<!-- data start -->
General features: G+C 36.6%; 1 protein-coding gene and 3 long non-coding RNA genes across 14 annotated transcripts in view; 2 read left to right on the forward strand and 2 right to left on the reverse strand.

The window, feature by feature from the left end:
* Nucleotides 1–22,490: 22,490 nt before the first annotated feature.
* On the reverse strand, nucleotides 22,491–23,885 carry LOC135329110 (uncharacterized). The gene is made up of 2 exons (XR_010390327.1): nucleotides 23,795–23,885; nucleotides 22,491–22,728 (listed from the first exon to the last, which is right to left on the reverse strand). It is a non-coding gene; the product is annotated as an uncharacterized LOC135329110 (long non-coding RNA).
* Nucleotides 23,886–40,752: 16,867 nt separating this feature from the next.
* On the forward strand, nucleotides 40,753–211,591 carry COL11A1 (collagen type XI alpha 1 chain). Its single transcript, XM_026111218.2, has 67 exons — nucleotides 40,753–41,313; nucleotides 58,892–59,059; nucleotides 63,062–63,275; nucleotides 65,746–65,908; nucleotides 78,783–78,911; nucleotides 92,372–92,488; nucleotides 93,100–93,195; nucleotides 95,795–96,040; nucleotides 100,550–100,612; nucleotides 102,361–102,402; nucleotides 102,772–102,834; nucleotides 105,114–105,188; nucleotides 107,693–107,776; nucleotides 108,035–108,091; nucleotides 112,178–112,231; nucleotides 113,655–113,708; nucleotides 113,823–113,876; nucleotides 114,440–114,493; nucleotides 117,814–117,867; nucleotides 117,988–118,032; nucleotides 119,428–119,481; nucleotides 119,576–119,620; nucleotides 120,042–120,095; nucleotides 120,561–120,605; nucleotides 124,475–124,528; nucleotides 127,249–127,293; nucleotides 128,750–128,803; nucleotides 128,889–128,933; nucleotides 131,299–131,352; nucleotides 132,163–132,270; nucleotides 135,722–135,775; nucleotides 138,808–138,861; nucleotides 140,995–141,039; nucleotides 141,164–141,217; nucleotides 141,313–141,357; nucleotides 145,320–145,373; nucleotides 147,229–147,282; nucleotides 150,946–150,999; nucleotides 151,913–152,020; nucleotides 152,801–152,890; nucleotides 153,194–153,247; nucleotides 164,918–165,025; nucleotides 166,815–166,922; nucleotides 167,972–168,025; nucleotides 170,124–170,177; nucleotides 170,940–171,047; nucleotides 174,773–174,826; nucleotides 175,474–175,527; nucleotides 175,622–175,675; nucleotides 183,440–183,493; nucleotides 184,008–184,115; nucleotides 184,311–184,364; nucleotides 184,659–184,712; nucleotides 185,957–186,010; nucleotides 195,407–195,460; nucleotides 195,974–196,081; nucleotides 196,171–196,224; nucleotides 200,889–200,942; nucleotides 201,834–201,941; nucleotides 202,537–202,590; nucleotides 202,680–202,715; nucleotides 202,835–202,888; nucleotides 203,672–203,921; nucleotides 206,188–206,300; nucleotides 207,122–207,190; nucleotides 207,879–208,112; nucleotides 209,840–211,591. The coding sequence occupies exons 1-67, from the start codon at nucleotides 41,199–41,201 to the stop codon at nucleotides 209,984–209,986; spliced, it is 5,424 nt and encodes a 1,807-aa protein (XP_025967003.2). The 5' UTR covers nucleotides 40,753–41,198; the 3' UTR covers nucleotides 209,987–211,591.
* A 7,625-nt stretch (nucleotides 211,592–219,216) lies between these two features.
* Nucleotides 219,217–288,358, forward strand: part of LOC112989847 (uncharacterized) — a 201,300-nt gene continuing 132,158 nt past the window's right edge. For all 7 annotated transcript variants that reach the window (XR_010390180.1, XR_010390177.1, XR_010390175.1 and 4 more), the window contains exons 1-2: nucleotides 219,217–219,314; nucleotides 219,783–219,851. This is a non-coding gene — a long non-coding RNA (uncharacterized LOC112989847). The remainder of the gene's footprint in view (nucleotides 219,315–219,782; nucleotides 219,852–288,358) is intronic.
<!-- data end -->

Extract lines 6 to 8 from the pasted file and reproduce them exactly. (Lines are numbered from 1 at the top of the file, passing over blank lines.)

* On the forward strand, nucleotides 40,753–211,591 carry COL11A1 (collagen type XI alpha 1 chain). Its single transcript, XM_026111218.2, has 67 exons — nucleotides 40,753–41,313; nucleotides 58,892–59,059; nucleotides 63,062–63,275; nucleotides 65,746–65,908; nucleotides 78,783–78,911; nucleotides 92,372–92,488; nucleotides 93,100–93,195; nucleotides 95,795–96,040; nucleotides 100,550–100,612; nucleotides 102,361–102,402; nucleotides 102,772–102,834; nucleotides 105,114–105,188; nucleotides 107,693–107,776; nucleotides 108,035–108,091; nucleotides 112,178–112,231; nucleotides 113,655–113,708; nucleotides 113,823–113,876; nucleotides 114,440–114,493; nucleotides 117,814–117,867; nucleotides 117,988–118,032; nucleotides 119,428–119,481; nucleotides 119,576–119,620; nucleotides 120,042–120,095; nucleotides 120,561–120,605; nucleotides 124,475–124,528; nucleotides 127,249–127,293; nucleotides 128,750–128,803; nucleotides 128,889–128,933; nucleotides 131,299–131,352; nucleotides 132,163–132,270; nucleotides 135,722–135,775; nucleotides 138,808–138,861; nucleotides 140,995–141,039; nucleotides 141,164–141,217; nucleotides 141,313–141,357; nucleotides 145,320–145,373; nucleotides 147,229–147,282; nucleotides 150,946–150,999; nucleotides 151,913–152,020; nucleotides 152,801–152,890; nucleotides 153,194–153,247; nucleotides 164,918–165,025; nucleotides 166,815–166,922; nucleotides 167,972–168,025; nucleotides 170,124–170,177; nucleotides 170,940–171,047; nucleotides 174,773–174,826; nucleotides 175,474–175,527; nucleotides 175,622–175,675; nucleotides 183,440–183,493; nucleotides 184,008–184,115; nucleotides 184,311–184,364; nucleotides 184,659–184,712; nucleotides 185,957–186,010; nucleotides 195,407–195,460; nucleotides 195,974–196,081; nucleotides 196,171–196,224; nucleotides 200,889–200,942; nucleotides 201,834–201,941; nucleotides 202,537–202,590; nucleotides 202,680–202,715; nucleotides 202,835–202,888; nucleotides 203,672–203,921; nucleotides 206,188–206,300; nucleotides 207,122–207,190; nucleotides 207,879–208,112; nucleotides 209,840–211,591. The coding sequence occupies exons 1-67, from the start codon at nucleotides 41,199–41,201 to the stop codon at nucleotides 209,984–209,986; spliced, it is 5,424 nt and encodes a 1,807-aa protein (XP_025967003.2). The 5' UTR covers nucleotides 40,753–41,198; the 3' UTR covers nucleotides 209,987–211,591.
* A 7,625-nt stretch (nucleotides 211,592–219,216) lies between these two features.
* Nucleotides 219,217–288,358, forward strand: part of LOC112989847 (uncharacterized) — a 201,300-nt gene continuing 132,158 nt past the window's right edge. For all 7 annotated transcript variants that reach the window (XR_010390180.1, XR_010390177.1, XR_010390175.1 and 4 more), the window contains exons 1-2: nucleotides 219,217–219,314; nucleotides 219,783–219,851. This is a non-coding gene — a long non-coding RNA (uncharacterized LOC112989847). The remainder of the gene's footprint in view (nucleotides 219,315–219,782; nucleotides 219,852–288,358) is intronic.